The “strength and determination to survive” drew Minari star Youn Yuh-jung to the role of the matriarch Sunja in Pachinko. The Apple TV+ series, based on Korean-American writer Min Jin Lee’s 2017 English-language novel of the same name, follows four generations of a Korean family. After Japan annexes Korea in 1910, Sunja is forced to move to Japan, where she faces poverty and discrimination.
The English-Japanese-Korean series will be premiered on March 25. The eight-episode first season has been created and written by Soo Hugh and directed by Korean-American filmmakers Kogonada and Justin Chon. Pachinko’s cast includes South Korean heartthrob Lee Min-ho as Hansu, a Yakuza associate who gets involved with Sunja.
“We always had good writers and filmmakers, but perhaps the success of [Parasite director Bong Joon-ho] made everyone pay attention,” Youn Yuh-jung said during a roundtable interview.
Pachinko refers to a Japanese arcade game that signifies the different turns in the lives of the characters. As the story moves into the 1980s, Sunja’s America-educated grandson Solomon (Jin Ha) tries to move up the corporate ladder, while his extended family grapples with the ghosts of the past.
Some of the actors bring to the series their own experiences with immigration. Jin Ha was eight when his family moved to the United States after having lived in South Korea and Hong Kong. Anna Sawai, who plays Solomon’s colleague Naomi, was born in New Zealand and moved to Japan when she was 12.
“The difficulty I faced of trying to fit into this new world and trying to assimilate when there were not many Asian people around me in America, and how I changed myself to fit in is similar to Solomon’s experiences,” Jin Ha observed. “He always has a sense of being an outsider, from starting off as a Korean in Japan and then living in the United States.”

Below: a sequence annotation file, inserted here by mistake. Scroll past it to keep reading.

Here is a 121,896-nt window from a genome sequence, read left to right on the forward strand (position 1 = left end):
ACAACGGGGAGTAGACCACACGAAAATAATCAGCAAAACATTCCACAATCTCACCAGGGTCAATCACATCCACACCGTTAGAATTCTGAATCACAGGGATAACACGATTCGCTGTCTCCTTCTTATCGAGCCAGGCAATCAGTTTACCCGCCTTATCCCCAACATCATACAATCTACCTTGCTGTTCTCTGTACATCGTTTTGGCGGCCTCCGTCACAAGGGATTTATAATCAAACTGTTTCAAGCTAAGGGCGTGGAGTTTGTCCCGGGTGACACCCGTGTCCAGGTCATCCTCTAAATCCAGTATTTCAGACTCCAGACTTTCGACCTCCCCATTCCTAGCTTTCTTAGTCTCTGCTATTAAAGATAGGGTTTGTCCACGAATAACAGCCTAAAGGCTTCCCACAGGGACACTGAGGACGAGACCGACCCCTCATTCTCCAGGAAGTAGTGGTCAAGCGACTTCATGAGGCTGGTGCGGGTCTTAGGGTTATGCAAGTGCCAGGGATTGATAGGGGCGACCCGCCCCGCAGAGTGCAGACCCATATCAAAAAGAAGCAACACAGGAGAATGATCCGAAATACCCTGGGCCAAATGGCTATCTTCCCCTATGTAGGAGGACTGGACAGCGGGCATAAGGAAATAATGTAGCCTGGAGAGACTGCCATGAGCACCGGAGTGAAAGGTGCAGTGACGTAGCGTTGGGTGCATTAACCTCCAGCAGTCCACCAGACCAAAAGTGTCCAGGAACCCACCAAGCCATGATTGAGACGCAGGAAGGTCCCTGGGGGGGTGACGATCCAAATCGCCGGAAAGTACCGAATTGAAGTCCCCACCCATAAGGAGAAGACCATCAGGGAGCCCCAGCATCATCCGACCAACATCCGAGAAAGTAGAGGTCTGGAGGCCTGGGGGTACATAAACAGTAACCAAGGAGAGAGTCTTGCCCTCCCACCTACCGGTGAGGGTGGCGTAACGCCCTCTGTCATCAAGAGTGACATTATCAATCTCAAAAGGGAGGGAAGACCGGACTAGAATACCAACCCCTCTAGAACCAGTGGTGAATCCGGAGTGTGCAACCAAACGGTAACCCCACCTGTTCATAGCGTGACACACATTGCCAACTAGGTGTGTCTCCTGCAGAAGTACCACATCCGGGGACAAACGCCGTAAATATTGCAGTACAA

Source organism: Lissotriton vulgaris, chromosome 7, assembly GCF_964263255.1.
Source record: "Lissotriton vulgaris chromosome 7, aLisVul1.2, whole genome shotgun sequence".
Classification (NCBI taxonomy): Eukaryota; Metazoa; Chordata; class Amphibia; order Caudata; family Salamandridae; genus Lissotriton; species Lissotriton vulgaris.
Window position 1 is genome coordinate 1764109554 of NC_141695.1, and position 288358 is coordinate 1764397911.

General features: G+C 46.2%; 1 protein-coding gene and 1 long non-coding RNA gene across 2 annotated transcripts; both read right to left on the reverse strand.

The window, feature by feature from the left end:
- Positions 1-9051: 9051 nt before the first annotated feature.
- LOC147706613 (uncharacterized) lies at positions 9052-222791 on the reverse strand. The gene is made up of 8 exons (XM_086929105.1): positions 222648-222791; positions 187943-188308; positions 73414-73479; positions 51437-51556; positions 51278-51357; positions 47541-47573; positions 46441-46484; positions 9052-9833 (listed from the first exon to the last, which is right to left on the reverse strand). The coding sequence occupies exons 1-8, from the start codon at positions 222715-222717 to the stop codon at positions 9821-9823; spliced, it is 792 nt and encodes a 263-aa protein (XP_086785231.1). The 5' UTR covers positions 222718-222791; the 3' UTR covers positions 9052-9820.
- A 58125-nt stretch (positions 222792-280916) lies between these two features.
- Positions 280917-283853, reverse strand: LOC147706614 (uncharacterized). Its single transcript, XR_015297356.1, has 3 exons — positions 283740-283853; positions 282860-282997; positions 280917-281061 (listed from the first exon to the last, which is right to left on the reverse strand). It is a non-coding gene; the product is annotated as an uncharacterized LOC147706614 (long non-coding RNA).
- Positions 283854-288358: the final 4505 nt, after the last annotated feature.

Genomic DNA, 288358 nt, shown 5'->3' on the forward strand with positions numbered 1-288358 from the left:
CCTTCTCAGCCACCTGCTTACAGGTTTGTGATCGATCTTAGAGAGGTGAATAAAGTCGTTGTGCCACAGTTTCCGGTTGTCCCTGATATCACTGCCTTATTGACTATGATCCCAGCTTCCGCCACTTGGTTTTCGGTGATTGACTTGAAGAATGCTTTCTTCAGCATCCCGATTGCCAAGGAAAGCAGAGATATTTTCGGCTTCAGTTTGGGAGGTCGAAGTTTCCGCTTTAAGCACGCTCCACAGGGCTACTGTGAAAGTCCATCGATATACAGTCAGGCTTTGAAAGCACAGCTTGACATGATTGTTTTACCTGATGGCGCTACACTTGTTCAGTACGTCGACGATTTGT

There was an additional incentive to play the part: Jin Ha “got to wear a bunch of suits”.
If Solomon’s family legacy weighs him down, the ambitious Naomi has to doubly prove herself at her workplace.
“What drew me to the character were similar experiences of discrimination against women that I’ve experienced,” Sawai said in response to a question from Scroll.in. “She also comes from the same generation as my mother, so being able to tell that story was important.”
The hardest aspect of playing Naomi for Sawai was that “we never see anyone who understands her”.
Both Solomon and Naomi have to tweak their personalities to fit into an alien society. Jin Ha could relate to Solomon’s “code switching” – changing accents and dialects during conversations as and when needed.
“How well Solomon code-switches to survive was one of the easier ways for me to access parts of Solomon,” Jin Ha said. “He is very good at crafting and honing which sides of his personality to show in a professional or personal setting, having different masks, making sure he fits into different social contexts.”